[Sca-cooks] A curious question about the rotted meat mythos
dragon at crimson-dragon.com
Thu Mar 13 09:55:45 PDT 2008
On Thu, March 13, 2008 05:33, Phil Troy / G. Tacitus Adamantius wrote:
> Many would argue that being uncomfortable with the abnormal is
> basically the definition of xenophobia. Of course, it doesn't have to
> have a negative connotation. Xenophobic superiority is something else
> again; I don't know your husband and wouldn't dream of accusing him of
> such a thing. I'm just accusing _some_ viewers of TV shows about
> bizarre foods of it, and the producers of such programs of probably
> being aware of, and capitalizing on it.
I'm only going to reply to this part of the discussion as I think that it
has otherwise been handled far better than I can tackle it...
But first, the OP keeps calling the host of the "Bizarre Foods" show
"Andrew Zimmerman" his name is Andrew Zimmern. Sorry, getting people's
names wrong is a serious pet peeve of mine stemming from continuously
having to deal with people screwing mine up (my mundane name that is, and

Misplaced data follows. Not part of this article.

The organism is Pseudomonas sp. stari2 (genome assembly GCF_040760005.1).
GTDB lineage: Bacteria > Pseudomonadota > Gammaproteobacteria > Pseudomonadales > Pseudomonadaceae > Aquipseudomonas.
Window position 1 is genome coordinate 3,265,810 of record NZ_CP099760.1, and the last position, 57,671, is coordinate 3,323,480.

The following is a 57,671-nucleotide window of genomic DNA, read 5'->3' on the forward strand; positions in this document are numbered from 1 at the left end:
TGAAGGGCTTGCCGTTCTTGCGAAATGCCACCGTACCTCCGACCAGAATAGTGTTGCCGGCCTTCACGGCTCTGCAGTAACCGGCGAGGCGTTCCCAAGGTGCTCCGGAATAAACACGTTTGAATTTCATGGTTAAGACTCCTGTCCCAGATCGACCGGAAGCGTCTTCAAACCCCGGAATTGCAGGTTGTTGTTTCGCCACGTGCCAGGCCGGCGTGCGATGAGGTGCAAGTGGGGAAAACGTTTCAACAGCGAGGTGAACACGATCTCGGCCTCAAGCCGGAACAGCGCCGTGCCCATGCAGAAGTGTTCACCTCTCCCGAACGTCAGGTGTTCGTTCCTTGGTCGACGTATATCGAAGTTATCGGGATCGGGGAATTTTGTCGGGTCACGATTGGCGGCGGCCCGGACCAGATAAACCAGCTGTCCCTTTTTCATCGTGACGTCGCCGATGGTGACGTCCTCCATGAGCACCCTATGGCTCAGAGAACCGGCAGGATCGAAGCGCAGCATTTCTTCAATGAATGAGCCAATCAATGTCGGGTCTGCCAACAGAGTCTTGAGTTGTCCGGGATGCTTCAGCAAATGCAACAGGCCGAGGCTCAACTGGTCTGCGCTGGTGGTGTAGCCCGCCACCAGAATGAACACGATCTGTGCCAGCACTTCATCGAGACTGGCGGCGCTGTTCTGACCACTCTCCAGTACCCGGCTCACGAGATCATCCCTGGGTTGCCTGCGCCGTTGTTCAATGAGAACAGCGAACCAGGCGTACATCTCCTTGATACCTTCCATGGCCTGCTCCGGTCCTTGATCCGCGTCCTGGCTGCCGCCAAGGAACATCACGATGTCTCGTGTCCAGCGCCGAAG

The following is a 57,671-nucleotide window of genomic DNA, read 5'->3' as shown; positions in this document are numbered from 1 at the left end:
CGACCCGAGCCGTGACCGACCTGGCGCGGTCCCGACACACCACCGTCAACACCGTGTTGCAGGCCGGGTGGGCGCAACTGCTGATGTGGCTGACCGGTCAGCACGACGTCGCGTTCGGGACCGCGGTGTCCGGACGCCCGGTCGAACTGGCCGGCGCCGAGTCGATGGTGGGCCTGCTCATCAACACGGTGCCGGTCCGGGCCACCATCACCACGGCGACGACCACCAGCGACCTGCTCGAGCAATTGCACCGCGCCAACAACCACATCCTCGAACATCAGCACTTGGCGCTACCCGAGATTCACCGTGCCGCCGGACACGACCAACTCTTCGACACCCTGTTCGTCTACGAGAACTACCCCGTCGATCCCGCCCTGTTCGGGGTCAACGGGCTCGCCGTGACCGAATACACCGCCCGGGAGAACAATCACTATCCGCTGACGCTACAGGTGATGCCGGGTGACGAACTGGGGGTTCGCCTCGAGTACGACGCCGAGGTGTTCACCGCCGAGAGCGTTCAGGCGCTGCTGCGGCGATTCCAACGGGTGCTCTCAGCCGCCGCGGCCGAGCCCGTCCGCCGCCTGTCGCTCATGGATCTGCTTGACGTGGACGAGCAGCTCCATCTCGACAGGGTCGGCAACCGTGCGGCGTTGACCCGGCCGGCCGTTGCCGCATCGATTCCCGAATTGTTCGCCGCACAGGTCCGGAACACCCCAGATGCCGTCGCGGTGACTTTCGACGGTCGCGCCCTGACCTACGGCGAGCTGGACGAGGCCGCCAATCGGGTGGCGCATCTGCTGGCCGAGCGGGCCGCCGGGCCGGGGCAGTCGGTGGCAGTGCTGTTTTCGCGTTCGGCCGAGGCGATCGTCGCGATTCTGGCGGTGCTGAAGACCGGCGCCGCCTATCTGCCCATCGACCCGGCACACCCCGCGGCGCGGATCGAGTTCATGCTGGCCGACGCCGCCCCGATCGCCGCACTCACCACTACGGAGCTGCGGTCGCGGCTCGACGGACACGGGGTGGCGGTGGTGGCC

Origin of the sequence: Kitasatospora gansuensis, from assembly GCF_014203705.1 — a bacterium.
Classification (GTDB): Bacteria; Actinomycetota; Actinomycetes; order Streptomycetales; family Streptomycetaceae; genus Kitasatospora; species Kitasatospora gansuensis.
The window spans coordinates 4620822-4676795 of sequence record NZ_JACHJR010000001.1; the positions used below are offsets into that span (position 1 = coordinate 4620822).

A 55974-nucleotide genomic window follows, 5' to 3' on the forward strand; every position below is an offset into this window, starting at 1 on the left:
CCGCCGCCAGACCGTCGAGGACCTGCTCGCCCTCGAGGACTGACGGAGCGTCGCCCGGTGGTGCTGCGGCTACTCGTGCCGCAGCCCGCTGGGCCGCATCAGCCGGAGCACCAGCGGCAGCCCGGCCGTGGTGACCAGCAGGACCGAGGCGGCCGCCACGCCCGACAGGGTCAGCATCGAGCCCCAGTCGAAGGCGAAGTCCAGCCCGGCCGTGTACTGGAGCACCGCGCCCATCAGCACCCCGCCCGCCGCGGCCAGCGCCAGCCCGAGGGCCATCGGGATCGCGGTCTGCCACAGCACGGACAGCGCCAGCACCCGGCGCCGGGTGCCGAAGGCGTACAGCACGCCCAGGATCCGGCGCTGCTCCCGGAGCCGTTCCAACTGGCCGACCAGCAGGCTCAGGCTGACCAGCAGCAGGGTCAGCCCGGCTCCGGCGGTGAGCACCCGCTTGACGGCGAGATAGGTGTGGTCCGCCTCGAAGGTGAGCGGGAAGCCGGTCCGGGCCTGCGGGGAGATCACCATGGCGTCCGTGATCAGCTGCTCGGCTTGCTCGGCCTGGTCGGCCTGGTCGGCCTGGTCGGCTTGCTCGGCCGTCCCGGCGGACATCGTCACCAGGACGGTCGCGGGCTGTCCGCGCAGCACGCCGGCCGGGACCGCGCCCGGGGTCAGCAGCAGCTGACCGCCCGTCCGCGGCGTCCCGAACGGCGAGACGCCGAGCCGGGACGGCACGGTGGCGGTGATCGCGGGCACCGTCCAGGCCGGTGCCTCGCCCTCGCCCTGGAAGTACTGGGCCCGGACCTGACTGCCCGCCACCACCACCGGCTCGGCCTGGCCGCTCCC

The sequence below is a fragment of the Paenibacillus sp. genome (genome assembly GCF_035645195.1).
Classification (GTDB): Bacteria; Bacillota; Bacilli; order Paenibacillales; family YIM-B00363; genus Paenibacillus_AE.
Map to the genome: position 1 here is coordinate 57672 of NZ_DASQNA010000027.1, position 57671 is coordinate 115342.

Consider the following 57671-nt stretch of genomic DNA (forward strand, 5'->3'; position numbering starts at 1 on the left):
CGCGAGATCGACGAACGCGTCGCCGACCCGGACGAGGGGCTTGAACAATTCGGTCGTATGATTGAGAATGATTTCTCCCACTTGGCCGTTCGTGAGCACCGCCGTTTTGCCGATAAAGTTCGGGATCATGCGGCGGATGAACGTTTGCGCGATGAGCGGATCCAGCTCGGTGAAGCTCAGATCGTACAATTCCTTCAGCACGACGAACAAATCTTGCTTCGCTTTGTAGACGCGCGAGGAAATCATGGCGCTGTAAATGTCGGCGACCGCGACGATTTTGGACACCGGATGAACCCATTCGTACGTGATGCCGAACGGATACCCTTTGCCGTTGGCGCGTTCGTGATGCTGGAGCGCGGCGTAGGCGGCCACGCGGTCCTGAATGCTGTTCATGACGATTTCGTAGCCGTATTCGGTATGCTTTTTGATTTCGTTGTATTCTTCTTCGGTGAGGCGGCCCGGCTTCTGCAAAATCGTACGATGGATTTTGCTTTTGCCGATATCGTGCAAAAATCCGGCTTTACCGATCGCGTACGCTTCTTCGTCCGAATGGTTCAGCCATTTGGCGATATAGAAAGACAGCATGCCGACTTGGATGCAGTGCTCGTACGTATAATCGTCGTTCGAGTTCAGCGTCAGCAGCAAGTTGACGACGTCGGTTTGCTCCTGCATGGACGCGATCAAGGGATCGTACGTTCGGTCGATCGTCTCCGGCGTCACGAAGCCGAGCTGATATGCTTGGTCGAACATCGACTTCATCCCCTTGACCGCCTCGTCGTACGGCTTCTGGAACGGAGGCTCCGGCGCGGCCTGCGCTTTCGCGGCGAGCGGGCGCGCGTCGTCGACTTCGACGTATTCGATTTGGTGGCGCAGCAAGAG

it isn't even that difficult).
OK, now back to the discussion.
I think Adamantius is correct here. I've seen this show and it IS geared
to evoke sensationalism and evoke the "ew" factor from the audience. It's
not as blatant as something like "Fear Factor" but it is definitely a
deliberate element of the show.
Most of what Mr. Zimmern eats on the show is pretty non-threatening to my
mind, for example, one of the recent episodes I watched was him in Spain.
He ate suckling pig and jamon serrano and a lot of seafood. I think the
only things on the entire show I wouldn't personally eat are the bull
testicles and the barnacles.
Another was him bumming around the gulf coast... Boudin is "weird"?
Really? Alligator? Grouper? Mullet? Nothing on that show was particularly
weird or surprising to me.
Which brings me to my point. Food preferences and tastes are very much a
cultural phenomenon. The culture in which we are raised tends to shape our
preferences and expectations of what serves as acceptable food. Education
and exposure to other things can change that for some people. Having an
open mind about this can be very rewarding but the fact of the matter is
that a large majority of people are not inclined to be adventurous in the
realm of food. In short, most people are at least passively xenophobic in
that they are afraid to try new things.
There are culinary adventurers in this world and there are those who play
it safe. I think the main appeal of the "Bizzare Foods" show to its
audience is to provide some vicarious thrill to those who are not of the
adventurous bent and I do think there is very much a xenophobic smugness
attached to that. The same goes for Anthony Bourdain's "No Reservations",
it is entertaining but he is always trying to push how "unusual" things
Venimus, Saltavimus, Bibimus (et naribus canium capti sumus)
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